Professor Tania Sorrell more....
Professor Tony Cunningham
Viral medicine and anti-viral treatment more....
Professor Georges Grau
Malaria and vascular diseases more....
Infectious diseases are a leading cause of death worldwide and each year new infectious agents are emerging. To combat this trend our researchers seek to understand the body’s immune response which is important for a wide range of diseases, from autoimmune conditions, where the immune response to the individual is excessive, to emerging infectious diseases affecting populations around the world.
Our researchers study bacteria, viruses, parasites and fungi. They investigate all types of immune reactions, including agents of importance to:
The study of infectious diseases and immunology at Sydney Medical School covers laboratory, clinic and population studies, and involves all organ systems and crosses all medical specialties.
Some research questions we are investigating are:
Is the world prepared for the challenge of emerging infectious diseases such as swine flu and West Nile Virus?
Why is asthma so prevalent in Australia, and how can we reduce the severity of attacks?
How can we eradicate the “big three” infectious diseases – tuberculosis, HIV/AIDS and malaria?
What determines whether the immune system clears infections or contributes to their harmful effects on the body?
Looking for a researcher or a PhD supervisor? Take a look at the "Find a Researcher" page to search for our world-class infectious disease and immunology researchers.
Centre for Research Excellence (CRE) in Critical Infectious Diseases
An internationally recognised team, led by the University of Sydney's Associate Professor Jon Iredell has been awarded a $2.5m National Health and Medical Research Council grant to establish a Centre for Research Excellence (CRE) in Critical Infectious Diseases at Westmead Millennium Institute. The focus of the new centre will be life threatening infectious diseases that can be found in hospital intensive care units, including septic shock, severe pneumonia and encephalitis.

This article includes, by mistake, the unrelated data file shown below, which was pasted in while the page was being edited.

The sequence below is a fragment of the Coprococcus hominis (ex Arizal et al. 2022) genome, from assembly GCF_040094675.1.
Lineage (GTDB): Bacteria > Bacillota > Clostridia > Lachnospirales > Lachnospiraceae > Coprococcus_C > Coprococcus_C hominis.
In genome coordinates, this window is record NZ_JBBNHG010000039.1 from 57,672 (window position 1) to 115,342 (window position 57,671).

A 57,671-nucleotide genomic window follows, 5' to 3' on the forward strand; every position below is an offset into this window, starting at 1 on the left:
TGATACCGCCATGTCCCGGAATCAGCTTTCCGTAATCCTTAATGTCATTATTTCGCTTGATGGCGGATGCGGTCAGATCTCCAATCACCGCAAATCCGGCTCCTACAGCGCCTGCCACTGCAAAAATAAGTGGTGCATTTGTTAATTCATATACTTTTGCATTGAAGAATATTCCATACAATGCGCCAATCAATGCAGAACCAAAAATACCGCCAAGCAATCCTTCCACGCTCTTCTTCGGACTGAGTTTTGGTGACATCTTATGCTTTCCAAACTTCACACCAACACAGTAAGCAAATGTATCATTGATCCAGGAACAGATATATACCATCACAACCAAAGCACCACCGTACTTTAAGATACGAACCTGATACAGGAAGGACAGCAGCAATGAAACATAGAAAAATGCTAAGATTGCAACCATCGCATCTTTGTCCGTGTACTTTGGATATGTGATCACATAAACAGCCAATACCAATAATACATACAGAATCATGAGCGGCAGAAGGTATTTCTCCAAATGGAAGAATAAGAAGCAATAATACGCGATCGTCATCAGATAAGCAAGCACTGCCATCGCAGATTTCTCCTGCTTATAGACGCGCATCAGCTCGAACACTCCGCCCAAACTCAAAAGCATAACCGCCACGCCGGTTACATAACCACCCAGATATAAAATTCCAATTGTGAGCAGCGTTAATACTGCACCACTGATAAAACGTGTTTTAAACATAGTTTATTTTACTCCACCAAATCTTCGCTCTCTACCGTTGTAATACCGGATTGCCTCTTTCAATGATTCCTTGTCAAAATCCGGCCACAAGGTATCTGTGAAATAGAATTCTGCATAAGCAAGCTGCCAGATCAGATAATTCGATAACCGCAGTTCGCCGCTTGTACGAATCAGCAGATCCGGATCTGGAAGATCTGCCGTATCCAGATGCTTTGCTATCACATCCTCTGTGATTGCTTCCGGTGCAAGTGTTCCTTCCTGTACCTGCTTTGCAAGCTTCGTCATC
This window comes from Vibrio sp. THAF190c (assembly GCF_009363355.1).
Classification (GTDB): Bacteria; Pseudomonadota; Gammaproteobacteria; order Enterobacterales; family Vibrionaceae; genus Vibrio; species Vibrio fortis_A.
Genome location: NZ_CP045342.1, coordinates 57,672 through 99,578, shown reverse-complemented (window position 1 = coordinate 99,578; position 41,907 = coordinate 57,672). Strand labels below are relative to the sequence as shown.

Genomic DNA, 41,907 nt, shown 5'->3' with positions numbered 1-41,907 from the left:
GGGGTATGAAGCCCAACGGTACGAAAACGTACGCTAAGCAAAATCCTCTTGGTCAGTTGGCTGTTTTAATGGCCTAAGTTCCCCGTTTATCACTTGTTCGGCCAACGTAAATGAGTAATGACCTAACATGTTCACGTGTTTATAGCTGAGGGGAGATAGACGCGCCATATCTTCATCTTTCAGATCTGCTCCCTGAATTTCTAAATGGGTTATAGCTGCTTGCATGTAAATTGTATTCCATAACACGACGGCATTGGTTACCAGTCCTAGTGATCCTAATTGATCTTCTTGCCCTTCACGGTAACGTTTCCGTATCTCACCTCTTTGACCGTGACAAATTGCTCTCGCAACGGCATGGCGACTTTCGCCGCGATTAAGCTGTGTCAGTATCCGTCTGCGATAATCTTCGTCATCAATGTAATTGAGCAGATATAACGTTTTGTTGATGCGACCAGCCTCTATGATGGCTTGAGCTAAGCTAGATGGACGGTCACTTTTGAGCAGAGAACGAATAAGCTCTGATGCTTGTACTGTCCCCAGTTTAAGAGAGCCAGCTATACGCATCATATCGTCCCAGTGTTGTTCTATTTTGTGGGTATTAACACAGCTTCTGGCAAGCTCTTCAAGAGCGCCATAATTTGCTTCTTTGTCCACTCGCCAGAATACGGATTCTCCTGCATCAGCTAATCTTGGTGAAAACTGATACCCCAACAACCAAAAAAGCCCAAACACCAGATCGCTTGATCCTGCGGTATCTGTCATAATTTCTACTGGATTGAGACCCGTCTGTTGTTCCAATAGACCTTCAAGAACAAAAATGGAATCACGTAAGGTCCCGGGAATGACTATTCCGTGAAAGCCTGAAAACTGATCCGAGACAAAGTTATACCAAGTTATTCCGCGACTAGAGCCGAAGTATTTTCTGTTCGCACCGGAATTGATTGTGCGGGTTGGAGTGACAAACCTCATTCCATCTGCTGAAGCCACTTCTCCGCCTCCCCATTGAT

"This project will improve health outcomes for critically ill people," said the Dean of Sydney Medical School, Professor Bruce Robinson. "Within the University of Sydney, Westmead Millennium Institute and Westmead Hospital, we have a brilliant team of researchers and clinicians working in the area of critical infectious diseases. The work Professor Iredell and others do through this project will lead directly to better health care systems, better patient safety and better management of these critical infections." (more)
Promoting animal-friendly research
Professor Georges Grau, of the Department of Pathology at Sydney Medical School, has been recognised with The University of Sydney's inaugural Award for the Reduction of Use of Animals in Research. Professor Grau developed an in vitro model to study the disease to replace the customary method of inoculating mice with a rodent-specific malaria parasite.
His system has also been taken up by researchers in the USA and Europe, and has been adapted to the study of other diseases of the brain including viral encephalitis, tumour metastasis, multiple sclerosis and cryptococcal meningitis. The first of its kind from an Australian research institution, the award is designed to encourage researchers to think about how they can reduce or replace animal testing altogether. (more)
Deadly swine flu risk to pregnant women uncovered in landmark study
A study led by Dr Ian Seppelt has found women with swine flu who were more than 20 weeks pregnant were 13 times more likely to be admitted to hospital with a critical illness. (more)
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